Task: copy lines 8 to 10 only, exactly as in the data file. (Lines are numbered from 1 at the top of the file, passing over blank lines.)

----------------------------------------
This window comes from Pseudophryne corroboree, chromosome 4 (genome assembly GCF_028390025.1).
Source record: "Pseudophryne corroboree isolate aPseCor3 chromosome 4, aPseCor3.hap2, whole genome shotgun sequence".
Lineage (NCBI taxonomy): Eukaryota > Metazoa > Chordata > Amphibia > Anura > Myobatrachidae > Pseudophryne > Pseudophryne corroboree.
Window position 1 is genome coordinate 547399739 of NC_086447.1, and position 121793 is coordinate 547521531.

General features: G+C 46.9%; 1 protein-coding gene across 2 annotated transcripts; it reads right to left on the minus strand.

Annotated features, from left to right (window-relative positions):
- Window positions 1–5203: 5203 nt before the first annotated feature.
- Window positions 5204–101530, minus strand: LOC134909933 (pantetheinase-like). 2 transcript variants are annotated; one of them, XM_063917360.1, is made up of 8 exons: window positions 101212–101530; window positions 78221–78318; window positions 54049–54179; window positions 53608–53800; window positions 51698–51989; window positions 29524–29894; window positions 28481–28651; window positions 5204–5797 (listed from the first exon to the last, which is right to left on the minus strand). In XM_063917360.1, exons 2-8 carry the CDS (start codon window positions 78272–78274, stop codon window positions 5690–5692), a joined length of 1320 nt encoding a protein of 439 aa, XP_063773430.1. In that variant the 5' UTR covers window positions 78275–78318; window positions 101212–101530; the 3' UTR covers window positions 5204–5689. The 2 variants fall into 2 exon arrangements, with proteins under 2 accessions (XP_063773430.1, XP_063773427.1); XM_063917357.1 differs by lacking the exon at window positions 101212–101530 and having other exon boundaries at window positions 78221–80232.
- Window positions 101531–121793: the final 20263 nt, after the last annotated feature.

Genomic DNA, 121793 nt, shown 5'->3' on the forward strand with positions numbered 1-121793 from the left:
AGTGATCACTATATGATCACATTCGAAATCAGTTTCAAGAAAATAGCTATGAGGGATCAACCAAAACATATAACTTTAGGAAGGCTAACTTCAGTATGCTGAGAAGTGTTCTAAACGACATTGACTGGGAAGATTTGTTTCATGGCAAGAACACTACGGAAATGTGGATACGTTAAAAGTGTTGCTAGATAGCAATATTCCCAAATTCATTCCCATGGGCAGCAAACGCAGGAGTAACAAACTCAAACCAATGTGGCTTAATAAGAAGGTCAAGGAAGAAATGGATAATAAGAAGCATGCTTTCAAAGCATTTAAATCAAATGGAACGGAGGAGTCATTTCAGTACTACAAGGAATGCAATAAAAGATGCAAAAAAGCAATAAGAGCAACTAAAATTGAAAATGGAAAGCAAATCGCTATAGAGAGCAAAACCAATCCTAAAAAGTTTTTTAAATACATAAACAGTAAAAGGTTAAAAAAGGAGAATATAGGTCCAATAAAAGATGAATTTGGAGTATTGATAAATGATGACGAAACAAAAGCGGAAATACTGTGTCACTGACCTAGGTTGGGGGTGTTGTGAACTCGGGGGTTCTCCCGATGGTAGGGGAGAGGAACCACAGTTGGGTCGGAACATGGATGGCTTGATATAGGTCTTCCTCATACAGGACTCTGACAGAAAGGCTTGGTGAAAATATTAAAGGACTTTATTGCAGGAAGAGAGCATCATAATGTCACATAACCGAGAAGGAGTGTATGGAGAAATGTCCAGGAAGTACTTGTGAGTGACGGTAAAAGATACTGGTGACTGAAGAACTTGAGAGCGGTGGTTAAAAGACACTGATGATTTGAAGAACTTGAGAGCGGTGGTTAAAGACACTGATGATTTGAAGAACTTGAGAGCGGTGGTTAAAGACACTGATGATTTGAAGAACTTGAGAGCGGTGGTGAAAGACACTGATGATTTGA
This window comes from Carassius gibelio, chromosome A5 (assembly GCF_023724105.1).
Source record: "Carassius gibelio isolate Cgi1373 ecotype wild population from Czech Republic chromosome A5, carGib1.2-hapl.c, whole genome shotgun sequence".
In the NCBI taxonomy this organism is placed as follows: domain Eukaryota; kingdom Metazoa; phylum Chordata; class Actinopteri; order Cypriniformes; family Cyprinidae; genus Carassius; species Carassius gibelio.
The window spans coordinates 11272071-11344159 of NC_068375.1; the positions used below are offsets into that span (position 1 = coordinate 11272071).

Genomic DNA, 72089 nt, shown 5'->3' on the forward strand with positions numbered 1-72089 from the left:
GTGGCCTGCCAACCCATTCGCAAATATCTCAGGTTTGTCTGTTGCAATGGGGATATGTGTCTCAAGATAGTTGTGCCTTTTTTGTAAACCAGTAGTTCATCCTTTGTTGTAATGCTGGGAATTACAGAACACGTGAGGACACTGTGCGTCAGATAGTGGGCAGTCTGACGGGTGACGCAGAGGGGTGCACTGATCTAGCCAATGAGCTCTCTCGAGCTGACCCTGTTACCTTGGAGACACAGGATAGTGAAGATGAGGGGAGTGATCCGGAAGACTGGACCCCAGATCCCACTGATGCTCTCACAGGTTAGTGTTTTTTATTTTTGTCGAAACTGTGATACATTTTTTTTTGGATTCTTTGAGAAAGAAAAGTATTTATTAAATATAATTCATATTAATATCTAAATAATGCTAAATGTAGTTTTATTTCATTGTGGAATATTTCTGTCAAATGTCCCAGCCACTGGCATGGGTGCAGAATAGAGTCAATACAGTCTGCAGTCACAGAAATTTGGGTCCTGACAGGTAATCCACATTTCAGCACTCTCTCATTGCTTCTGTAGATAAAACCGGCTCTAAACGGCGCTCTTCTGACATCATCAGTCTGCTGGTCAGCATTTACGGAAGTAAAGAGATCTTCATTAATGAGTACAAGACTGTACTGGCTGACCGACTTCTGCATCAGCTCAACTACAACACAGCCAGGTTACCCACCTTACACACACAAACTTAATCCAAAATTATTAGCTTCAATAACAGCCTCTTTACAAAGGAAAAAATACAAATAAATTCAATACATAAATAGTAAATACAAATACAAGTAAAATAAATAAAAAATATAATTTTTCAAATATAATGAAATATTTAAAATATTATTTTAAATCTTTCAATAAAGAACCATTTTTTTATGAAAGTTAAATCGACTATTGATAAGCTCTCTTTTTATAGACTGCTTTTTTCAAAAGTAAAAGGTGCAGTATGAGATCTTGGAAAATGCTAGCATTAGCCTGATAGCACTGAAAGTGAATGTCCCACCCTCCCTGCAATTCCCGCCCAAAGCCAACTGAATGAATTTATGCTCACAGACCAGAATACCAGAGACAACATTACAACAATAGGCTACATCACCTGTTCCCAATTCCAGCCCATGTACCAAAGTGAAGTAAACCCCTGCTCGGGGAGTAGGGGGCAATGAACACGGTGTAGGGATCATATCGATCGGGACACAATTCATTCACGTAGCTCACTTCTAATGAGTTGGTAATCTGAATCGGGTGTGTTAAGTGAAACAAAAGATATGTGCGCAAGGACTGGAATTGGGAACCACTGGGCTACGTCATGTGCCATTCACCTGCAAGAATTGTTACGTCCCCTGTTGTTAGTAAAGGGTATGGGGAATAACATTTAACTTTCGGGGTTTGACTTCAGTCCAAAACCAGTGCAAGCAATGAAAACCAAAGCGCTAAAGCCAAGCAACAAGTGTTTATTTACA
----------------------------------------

- Window positions 5204–101530, minus strand: LOC134909933 (pantetheinase-like). 2 transcript variants are annotated; one of them, XM_063917360.1, is made up of 8 exons: window positions 101212–101530; window positions 78221–78318; window positions 54049–54179; window positions 53608–53800; window positions 51698–51989; window positions 29524–29894; window positions 28481–28651; window positions 5204–5797 (listed from the first exon to the last, which is right to left on the minus strand). In XM_063917360.1, exons 2-8 carry the CDS (start codon window positions 78272–78274, stop codon window positions 5690–5692), a joined length of 1320 nt encoding a protein of 439 aa, XP_063773430.1. In that variant the 5' UTR covers window positions 78275–78318; window positions 101212–101530; the 3' UTR covers window positions 5204–5689. The 2 variants fall into 2 exon arrangements, with proteins under 2 accessions (XP_063773430.1, XP_063773427.1); XM_063917357.1 differs by lacking the exon at window positions 101212–101530 and having other exon boundaries at window positions 78221–80232.
- Window positions 101531–121793: the final 20263 nt, after the last annotated feature.

Genomic DNA, 121793 nt, shown 5'->3' on the forward strand with positions numbered 1-121793 from the left: